At bargaining on July 13th, the 40th negotiation session between GEO and the administration, grad workers came ready to make movement with proposals related to workload (combined appointments), healthcare, international GSIs, and workplace disability accommodations. After a brief caucus with members, the Bargaining Team introduced proposals which would cap annual out-of-pocket costs for prescription drugs ($750/individual or $1500/family), doctor visits ($750/individual or $1500/family), and mental health care ($100/individual or $200/family). After receiving the four package proposals from the Bargaining Team, the University’s team declined to pass any offers of its own and the session was ended.
On July 14, grad workers reached a Tentative Agreement (TA) on ASD/ADHD coverage early in the session. In response to proposals passed by grads the previous day, U-M Lead Negotiator Katie Delong explained that the U-M Bargaining Team’s definition of “serious movement” is the withdrawal of entire proposals.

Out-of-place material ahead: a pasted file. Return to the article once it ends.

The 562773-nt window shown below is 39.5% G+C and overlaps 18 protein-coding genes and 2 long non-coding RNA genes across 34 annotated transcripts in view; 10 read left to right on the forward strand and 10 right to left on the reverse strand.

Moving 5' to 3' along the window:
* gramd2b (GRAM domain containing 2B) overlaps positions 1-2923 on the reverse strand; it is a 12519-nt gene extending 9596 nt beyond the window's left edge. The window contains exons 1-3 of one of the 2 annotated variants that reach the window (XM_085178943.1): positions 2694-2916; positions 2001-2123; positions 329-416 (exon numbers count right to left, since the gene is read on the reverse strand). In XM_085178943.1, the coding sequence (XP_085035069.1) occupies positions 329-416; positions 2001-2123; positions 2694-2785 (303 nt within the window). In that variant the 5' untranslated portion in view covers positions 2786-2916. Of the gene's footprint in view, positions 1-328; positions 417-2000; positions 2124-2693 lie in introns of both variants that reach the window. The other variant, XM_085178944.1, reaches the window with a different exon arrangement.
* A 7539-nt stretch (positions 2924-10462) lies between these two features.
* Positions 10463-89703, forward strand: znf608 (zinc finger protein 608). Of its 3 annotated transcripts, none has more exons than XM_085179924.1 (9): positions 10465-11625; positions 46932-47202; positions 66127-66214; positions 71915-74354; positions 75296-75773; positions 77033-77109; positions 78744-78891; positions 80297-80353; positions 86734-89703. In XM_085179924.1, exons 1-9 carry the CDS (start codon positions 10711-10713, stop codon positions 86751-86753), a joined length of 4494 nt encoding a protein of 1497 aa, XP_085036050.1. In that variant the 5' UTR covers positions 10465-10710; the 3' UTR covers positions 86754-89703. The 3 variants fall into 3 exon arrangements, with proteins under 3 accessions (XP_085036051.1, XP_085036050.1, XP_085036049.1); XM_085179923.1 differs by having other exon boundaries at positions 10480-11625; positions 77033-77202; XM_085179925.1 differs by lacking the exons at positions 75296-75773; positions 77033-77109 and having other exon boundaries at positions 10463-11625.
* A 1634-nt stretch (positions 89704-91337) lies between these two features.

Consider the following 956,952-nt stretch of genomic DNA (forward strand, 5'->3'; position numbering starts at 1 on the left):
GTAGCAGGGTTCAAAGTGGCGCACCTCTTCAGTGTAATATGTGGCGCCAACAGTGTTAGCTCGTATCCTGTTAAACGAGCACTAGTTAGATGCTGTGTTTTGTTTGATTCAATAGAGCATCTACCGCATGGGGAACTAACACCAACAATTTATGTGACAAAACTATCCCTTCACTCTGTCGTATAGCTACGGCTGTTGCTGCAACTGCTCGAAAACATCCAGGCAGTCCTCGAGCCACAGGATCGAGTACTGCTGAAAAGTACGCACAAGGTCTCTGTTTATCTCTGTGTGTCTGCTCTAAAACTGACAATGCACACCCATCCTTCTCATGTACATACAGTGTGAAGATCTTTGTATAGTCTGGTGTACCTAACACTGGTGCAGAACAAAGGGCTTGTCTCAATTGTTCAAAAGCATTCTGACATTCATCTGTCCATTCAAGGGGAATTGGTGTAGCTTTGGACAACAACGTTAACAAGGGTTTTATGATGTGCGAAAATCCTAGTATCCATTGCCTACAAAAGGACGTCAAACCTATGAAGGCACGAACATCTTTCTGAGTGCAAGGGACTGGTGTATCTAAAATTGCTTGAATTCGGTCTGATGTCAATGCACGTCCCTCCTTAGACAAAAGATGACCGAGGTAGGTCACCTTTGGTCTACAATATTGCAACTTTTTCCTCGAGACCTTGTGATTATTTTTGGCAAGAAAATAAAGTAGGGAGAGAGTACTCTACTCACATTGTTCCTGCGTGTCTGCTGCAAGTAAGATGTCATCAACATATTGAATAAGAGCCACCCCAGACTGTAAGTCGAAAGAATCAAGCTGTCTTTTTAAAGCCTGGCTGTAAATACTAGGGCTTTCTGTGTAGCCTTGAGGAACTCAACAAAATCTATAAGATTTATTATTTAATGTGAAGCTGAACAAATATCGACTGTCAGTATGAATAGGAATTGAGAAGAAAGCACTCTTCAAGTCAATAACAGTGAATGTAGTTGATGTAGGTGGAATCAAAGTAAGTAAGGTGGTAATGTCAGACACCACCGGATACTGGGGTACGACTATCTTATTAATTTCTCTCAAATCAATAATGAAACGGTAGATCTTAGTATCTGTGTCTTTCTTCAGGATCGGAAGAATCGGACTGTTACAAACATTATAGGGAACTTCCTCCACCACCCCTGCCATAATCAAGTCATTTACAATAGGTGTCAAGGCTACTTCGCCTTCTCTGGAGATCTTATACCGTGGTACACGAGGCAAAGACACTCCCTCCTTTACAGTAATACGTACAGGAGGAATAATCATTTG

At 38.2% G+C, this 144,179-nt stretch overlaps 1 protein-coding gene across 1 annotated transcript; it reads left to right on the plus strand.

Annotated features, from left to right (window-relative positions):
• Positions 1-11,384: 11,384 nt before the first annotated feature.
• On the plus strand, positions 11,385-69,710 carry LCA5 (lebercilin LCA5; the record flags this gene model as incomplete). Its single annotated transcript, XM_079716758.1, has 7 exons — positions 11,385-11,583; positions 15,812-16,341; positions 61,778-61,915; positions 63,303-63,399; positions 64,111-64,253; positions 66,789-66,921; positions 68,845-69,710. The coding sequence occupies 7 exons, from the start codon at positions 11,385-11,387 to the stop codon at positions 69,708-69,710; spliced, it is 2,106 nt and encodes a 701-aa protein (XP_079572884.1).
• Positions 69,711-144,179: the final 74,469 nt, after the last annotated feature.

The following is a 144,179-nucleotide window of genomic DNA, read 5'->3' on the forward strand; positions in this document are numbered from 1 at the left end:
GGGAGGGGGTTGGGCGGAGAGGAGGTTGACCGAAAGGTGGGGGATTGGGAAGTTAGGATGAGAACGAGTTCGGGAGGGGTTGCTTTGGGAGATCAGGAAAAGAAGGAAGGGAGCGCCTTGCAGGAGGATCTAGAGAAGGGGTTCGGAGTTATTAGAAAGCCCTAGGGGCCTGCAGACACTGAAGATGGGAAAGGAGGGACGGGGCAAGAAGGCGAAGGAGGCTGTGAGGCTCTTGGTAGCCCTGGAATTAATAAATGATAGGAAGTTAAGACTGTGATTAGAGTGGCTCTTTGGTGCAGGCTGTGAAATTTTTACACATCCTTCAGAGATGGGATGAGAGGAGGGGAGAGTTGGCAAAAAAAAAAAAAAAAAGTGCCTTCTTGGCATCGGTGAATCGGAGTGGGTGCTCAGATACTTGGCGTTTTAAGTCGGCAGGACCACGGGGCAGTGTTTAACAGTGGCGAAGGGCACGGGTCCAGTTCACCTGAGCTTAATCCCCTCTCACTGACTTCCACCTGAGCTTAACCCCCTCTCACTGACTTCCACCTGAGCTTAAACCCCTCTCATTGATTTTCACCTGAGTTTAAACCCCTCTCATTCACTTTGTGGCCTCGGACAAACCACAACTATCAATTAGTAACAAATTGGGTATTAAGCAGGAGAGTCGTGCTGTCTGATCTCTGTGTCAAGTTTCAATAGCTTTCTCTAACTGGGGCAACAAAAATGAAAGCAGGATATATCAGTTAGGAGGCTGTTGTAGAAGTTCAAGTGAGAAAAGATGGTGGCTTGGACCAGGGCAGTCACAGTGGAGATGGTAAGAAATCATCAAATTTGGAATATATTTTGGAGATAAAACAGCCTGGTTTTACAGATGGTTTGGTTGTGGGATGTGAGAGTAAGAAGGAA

Because of their visa status, International Grad Students can only work 20 hours a week, leaving them with no options to earn extra pay outside of GSI poverty wages. When pressed on this, HR provided the same hollow and careless response they do to most graduate student concerns: they can’t control or fix the problem.
HR could meet our demands — establish an IGSI fund & reimburse all visa-related fees — to help offset the extra $2k to $4k it costs to be an International grad student at U-M. Instead, HR deflects responsibility.
Marco Mangano, Aerospace Engineer PhD Candidate
“At bargaining this week, I felt like everything HR said pointed to the fact that they don’t think that I, as an International Grad Student, should make a living wage.”